Durban: Bringing Negotiations to a New Platform
Notwithstanding the optimism after Cancun, three years after Bali, still no agreement had been reached on a future climate policy, so that both negotiation tracks (AWG-KP and AWG-LCA) remained on the agenda of the COP. Building further on the renewed optimism after CancUn and the restored confidence in the UNFCCC process, COP-17 (Durban, South Africa, November-December 2011) had the task to open the window towards a new comprehensive, legally binding agreement on climate change. For that the COP had two main goals. First, it tried, via the AWG-LCA track, to build further on the recent development that both developed and developing countries had pledged measures to reduce their emissions of greenhouse gases, which opened the door to reach an agreement that included all main emitting Parties. Second, COP-17 tried to revitalise the Kyoto Protocol through the establishment of a second commitment period for the years 2013-2020, which could immediately follow the ongoing commitment period of 2008-2012, even though countries realised that ratification of a deal would not be completed by the end of 2012.
With respect to the second goal, COP-17 (which took two days longer than scheduled and which was the longest COP until then) was successful as the Durban Agreement contained the establishment of a second commitment period of the Kyoto Protocol, which was scheduled to start in 2013 and end in either 2017 or
2020 (to be decided upon at COP-18) (UNFCCC-CMP 2012). It was agreed that developed countries would reduce their greenhouse gas emissions by at least 2540 % below 1990 levels by 2020 (IISD 2011). To realise this, developed countries’ pledges for emission reductions, as included in the Cancun Agreements, could be converted into quantified emission limitation or reduction objectives (Taminiau 2011). In order to prevent a gap between the pledged reductions and the 25-40 % emission reduction goal, the COP decided on a review of pledges during 20132015 (UNFCCC 2012, p. 3).
On the first goal, COP-17 agreed on the start of a negotiation process which would have to lead to a “protocol, or legal instrument, or agreed outcome with legal force” for developed and developing countries which would have to come into effect in 2020 (UNFCCC 2012, p. 2, para 4). For this negotiation track, the Ad hoc Working Group on a Durban Platform for Enhanced Action (AWG-DP) was established with a scheduled completion in 2015.
Both results largely reflected the call for a ‘roadmap for climate action’ made by the EU prior to COP-17 (EU 2011), with the aim to link the second commitment period of the Kyoto Protocol to an early start of new negotiations on a future climate policy regime (linking both negotiation tracks AWG-KP and AWG-LCA). At recent COPs, the role of the EU as negotiation party had become overshadowed by the focus on mainly the USA and China, as well as the position of the BASIC countries, but this time, the EU liaised with the group of small island states and least developed countries (Vidal and Harvey 2011) to form a block in favour of continuing the Kyoto Protocol and establishing a timetable for reaching a long-term climate agreement for after 2020.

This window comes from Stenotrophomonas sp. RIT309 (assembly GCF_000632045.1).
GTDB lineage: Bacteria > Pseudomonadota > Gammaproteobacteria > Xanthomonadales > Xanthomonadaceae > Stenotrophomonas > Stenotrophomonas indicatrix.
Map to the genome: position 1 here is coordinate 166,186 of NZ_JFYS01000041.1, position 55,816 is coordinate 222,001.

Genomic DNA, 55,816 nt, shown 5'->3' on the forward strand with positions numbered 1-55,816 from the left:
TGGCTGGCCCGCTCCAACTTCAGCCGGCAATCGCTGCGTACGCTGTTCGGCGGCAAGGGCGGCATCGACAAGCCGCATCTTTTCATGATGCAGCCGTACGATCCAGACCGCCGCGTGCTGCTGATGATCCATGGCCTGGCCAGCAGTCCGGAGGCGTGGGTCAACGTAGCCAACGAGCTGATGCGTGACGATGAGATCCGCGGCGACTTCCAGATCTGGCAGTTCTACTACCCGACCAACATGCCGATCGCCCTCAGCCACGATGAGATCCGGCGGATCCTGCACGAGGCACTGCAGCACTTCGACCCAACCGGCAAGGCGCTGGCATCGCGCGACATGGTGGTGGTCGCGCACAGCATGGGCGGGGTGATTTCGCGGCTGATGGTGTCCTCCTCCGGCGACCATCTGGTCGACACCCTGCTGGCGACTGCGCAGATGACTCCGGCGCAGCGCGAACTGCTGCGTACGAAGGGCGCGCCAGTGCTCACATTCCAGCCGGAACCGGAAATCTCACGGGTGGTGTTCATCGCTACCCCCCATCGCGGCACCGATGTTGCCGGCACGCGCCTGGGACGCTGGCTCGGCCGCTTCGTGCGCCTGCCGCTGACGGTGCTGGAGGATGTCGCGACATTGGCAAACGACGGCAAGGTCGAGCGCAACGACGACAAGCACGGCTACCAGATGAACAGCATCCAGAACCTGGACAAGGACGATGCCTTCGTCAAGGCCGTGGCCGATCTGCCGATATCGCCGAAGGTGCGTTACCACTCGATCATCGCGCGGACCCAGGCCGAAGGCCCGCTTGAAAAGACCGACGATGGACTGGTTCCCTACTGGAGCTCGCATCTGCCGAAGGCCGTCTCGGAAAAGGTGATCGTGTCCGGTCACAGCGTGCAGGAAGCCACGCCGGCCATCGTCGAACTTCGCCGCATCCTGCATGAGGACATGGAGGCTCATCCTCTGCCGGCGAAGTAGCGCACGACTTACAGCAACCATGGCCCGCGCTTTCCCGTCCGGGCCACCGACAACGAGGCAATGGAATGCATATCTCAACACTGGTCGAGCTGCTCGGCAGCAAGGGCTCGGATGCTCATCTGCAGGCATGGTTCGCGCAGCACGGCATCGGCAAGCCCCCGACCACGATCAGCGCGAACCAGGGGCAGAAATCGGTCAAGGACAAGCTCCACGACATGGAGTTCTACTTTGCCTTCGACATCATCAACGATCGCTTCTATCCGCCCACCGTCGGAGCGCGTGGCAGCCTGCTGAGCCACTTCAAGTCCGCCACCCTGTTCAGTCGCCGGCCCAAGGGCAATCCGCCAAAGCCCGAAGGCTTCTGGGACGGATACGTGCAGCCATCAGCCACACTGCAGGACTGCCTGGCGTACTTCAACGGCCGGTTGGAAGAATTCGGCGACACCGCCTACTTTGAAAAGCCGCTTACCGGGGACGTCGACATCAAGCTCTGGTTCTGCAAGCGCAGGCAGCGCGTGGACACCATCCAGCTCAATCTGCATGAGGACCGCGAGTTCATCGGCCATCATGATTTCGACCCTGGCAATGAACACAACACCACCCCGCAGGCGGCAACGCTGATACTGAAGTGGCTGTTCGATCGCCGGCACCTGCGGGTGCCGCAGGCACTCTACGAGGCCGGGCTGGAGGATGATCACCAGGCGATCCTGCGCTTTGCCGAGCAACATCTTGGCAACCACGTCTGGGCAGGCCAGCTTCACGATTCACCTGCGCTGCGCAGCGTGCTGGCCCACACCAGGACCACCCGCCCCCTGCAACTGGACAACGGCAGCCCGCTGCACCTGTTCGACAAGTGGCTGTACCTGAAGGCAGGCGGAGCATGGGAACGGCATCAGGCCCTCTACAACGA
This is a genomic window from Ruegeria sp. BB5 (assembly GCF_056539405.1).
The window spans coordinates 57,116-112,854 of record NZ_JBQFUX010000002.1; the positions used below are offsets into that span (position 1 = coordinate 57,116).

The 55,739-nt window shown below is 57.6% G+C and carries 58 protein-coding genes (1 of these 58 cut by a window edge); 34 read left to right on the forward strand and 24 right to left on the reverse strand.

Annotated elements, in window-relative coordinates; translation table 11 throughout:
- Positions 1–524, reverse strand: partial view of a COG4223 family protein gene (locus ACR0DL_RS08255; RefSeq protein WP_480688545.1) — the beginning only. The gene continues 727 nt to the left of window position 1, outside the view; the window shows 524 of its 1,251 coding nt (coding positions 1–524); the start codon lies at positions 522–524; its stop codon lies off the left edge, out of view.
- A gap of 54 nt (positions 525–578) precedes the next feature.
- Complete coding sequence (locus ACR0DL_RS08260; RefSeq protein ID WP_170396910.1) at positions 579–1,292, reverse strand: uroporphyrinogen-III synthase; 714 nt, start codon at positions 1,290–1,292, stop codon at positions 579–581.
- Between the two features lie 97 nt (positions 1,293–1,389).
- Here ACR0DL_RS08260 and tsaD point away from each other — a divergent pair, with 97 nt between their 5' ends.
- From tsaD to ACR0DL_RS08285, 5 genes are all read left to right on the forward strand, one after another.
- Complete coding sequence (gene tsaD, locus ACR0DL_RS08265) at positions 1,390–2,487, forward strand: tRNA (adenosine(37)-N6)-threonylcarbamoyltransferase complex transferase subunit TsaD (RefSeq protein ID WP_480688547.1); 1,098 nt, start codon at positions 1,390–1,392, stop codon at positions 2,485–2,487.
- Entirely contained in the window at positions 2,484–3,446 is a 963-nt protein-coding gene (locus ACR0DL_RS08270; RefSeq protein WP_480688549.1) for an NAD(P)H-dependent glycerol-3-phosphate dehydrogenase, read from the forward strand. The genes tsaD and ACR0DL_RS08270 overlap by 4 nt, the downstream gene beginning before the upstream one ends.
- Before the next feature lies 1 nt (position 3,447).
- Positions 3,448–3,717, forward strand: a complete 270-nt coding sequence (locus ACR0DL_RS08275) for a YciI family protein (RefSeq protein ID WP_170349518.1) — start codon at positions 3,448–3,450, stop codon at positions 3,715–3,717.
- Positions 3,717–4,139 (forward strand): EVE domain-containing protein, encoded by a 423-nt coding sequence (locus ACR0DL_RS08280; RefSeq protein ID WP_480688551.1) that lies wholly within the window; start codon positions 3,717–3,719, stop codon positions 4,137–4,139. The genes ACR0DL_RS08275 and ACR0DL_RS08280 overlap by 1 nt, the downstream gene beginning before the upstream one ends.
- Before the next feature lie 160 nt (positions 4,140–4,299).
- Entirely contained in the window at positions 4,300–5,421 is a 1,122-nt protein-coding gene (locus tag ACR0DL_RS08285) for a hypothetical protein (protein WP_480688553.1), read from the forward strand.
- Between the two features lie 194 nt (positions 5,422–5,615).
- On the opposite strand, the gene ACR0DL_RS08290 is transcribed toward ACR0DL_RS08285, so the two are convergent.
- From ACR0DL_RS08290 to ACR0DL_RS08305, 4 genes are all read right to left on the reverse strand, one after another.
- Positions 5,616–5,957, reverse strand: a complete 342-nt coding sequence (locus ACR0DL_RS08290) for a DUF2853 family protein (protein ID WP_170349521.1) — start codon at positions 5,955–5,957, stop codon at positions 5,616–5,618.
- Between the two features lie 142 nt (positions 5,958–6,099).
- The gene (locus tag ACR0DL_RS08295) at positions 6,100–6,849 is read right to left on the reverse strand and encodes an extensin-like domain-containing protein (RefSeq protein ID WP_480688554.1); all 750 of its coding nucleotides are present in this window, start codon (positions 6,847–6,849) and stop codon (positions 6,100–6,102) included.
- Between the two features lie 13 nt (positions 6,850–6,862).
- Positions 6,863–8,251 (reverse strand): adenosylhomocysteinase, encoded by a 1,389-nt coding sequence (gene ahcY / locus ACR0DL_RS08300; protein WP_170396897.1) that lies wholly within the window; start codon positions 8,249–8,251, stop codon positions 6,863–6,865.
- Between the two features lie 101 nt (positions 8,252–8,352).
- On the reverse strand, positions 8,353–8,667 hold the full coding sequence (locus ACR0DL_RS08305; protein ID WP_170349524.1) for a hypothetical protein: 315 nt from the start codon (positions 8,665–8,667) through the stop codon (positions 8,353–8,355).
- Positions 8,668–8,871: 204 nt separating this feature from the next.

For the EU, many ends came together with its roadmap proposal as South Africa, as COP-17 host, did not want that the Kyoto Protocol, so heavily desired by developing countries (as it only contained commitments in the short run for developed countries), would find its grave on African soil (IISD 2011), while the Durban Platform for a longer-term climate agreement was based on the assumption that both developed and developing countries would undertake emission reduction actions (Vidal and Harvey 2011). Chinese support for the EU’s roadmap proposal was obtained because of the EU’s willingness to commit to a second commitment period of the Kyoto Protocol. India did not like the lack of clarity about the legal nature of the post-2020 climate policy regime, as this left open the possibility of a commitment with legal force ‘applicable to all Parties’. However, India alone could not block an agreement.
Although COP-17 Chair Maite Nkoana-Mashabana said that countries had “made history” at Durban, it was already clear that Canada would not comply with its commitments during the first commitment period of the Kyoto Protocol (EurActiv.com 2011), while there were strong signals that Russia and Japan would not take part in the second commitment period of the Kyoto Protocol. Also, the wording of AWG-DP to realize a “protocol, or legal instrument, or agreed outcome with legal force” was sufficiently ambiguous to allow for multiple interpretations about what was to come into effect in 2020.
In addition to the agreements on the second commitment period of the Kyoto Protocol and the Durban Platform, COP-17 continued, under AWG-LCA, with building the organisational structure for further supporting international collaboration on climate change mitigation and adaptation, such as the operationalisation of the Green Climate Fund (UNFCCC 2012, pp. 55-66) and the Technology Mechanism (UNFCCC 2012, pp. 67-79), which both had been introduced in the Copenhagen Accords.